Literally and metaphorically, a light went on for me last week. I had the privilege of attending an event hosted by Lighting Science, a company devoted to marshaling light to work with our bodies, not against them. Fred Masik, the company founder, Dr. Michael Bruce, a sleep expert, and Dr. Smith Johnston, a flight surgeon working with NASA, presented on the panel. 

The room was packed with investors, scientists, doctors and designers. That in itself was worth noting; these days the “wellness space” is filled with an interesting mix of people from seemingly disparate fields. But no more—now we all work together for a common good, and that is not only heartening on many levels, but it’s an incredible opportunity.

As the conversation rolled on, I was struck by how much genuine science there is to prove the value of sleep, the power of light in our lives and the necessity of doing something about how we live—not in ways extraordinary, but rather, quite ordinary.

I admit that before last week, I flipped on a light switch without giving it much thought. And I turned on the same kind of light whether working at my computer, washing for bed, reading before sleep or cooking in the kitchen. I won’t be doing that anymore. 

Light has a tremendous impact on our lives, and, in particular, on our sleep, which we all know now is central to our general wellbeing. Too bright before sleep, and we won’t sleep that well. If you look at computer and smartphone screens before bed, you won’t sleep that well, either. These devices trick our bodies into thinking it’s daytime and that we’re working. It seems a very simple, almost obvious, concept, yet most of us pay no attention. The circadian rhythms of our bodies are central to the understanding of everything from productivity to disease.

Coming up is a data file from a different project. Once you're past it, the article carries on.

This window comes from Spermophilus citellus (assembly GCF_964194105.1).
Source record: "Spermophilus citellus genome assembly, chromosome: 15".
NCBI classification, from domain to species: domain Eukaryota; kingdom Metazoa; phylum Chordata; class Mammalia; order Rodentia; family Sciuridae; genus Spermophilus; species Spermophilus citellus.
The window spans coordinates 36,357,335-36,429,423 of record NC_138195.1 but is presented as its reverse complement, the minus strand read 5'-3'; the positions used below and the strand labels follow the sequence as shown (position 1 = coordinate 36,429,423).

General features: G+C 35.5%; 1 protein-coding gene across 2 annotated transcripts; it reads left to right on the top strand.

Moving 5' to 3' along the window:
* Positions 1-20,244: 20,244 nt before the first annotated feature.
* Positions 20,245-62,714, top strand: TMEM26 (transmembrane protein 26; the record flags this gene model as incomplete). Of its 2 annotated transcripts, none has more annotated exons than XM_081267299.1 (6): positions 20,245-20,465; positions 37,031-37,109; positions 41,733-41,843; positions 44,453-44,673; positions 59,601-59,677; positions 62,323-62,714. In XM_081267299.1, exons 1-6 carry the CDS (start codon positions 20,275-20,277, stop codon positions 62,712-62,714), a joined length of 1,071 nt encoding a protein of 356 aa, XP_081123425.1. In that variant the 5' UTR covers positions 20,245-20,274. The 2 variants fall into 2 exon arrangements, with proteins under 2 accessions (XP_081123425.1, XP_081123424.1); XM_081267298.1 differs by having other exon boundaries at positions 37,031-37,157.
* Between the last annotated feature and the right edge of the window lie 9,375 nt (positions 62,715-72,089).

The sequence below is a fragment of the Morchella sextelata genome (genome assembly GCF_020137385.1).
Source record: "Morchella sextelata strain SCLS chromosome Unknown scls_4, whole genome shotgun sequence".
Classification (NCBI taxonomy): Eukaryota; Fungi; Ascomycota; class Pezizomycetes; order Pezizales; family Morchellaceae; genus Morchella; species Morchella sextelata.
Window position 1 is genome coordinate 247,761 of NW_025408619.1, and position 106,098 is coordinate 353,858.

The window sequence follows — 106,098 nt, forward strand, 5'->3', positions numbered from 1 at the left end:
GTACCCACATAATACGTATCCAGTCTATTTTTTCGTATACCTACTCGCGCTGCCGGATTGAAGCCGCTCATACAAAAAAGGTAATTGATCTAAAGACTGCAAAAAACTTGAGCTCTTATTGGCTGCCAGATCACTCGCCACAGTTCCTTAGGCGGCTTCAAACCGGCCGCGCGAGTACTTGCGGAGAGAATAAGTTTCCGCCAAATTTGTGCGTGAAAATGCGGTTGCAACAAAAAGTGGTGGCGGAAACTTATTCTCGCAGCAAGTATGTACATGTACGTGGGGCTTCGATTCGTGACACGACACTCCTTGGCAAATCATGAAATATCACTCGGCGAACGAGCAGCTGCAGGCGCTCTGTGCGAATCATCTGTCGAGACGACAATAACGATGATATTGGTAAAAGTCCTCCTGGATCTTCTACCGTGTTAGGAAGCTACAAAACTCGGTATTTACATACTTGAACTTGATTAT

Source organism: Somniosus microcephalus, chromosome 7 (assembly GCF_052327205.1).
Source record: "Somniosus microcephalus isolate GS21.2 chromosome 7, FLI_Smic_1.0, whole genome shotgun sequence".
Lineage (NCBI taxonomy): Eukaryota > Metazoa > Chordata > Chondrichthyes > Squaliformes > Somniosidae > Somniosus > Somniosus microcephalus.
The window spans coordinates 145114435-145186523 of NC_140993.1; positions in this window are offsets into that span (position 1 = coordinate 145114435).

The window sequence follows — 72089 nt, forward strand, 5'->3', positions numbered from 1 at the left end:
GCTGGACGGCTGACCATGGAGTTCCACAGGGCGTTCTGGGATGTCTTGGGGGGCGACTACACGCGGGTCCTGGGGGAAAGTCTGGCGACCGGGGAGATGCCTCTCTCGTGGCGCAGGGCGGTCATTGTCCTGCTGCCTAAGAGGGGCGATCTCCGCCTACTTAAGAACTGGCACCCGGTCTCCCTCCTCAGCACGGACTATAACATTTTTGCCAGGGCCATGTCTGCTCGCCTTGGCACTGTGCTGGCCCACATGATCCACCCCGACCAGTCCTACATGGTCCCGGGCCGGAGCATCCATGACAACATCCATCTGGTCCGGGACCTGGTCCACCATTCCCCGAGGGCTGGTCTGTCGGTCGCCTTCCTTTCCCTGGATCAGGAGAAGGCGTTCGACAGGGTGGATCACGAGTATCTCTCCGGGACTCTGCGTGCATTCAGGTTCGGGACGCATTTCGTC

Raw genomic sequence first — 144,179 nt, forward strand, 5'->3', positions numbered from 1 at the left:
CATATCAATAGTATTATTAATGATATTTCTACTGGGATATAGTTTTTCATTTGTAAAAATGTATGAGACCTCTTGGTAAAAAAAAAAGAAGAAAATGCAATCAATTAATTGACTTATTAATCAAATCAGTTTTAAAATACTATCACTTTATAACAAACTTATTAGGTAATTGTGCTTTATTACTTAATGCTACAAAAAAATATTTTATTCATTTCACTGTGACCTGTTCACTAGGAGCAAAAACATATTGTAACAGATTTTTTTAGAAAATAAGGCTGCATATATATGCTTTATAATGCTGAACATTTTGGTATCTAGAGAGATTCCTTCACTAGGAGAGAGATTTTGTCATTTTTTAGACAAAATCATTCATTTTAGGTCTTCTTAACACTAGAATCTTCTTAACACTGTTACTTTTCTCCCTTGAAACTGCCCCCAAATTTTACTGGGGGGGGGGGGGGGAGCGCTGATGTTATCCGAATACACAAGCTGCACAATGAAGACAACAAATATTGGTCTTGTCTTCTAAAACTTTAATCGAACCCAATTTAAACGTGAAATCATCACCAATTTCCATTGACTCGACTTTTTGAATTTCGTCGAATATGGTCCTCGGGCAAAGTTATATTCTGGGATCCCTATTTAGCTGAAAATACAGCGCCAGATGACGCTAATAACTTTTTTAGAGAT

For instance—and this fact really got everyone’s attention at the event—people who do “shift work,” like nurses and other healthcare workers, are now at greater risk for certain cancers, in great part because of the interruption in their circadian cycles. 

According to the World Health Organization, “There is stronger evidence for shift work involving circadian disruption as a factor for developing breast cancer than for chemicals.  Shift work involving disruption of normal sleep routines is currently classified as an ‘IARC 2A’ carcinogen, which means that it is probably carcinogenic to humans.” That was an amazing statistic to learn, and you could hear a collective intake of breath in the room. 

I’m grateful I don’t work the night shift, but I’m more cognizant than ever of the power of sleep, the importance of light and the need for global awareness of this important issue. Therein lies the opportunity.

Companies like Lighting Science and Delos Living are working hard to ensure that one day soon, we will all get a good night’s sleep.  I, for one, thank them.

AuthorNancy Davis, SVP and Executive Director, GWI